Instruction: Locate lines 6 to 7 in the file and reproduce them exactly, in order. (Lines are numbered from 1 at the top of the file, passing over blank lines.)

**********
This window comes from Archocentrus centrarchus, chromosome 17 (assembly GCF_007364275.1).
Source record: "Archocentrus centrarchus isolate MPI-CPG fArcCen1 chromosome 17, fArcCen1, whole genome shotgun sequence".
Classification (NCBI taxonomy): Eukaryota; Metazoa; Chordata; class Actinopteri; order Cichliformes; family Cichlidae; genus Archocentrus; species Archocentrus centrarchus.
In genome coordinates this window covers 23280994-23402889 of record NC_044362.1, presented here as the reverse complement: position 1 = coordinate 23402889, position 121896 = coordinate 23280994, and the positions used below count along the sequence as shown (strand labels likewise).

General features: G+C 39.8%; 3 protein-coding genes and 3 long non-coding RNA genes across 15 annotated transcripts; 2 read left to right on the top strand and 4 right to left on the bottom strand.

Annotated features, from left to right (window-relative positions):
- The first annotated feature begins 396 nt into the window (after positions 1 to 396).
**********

Annotated features, from left to right (window-relative positions):
- The first annotated feature begins 396 nt into the window (after positions 1 to 396).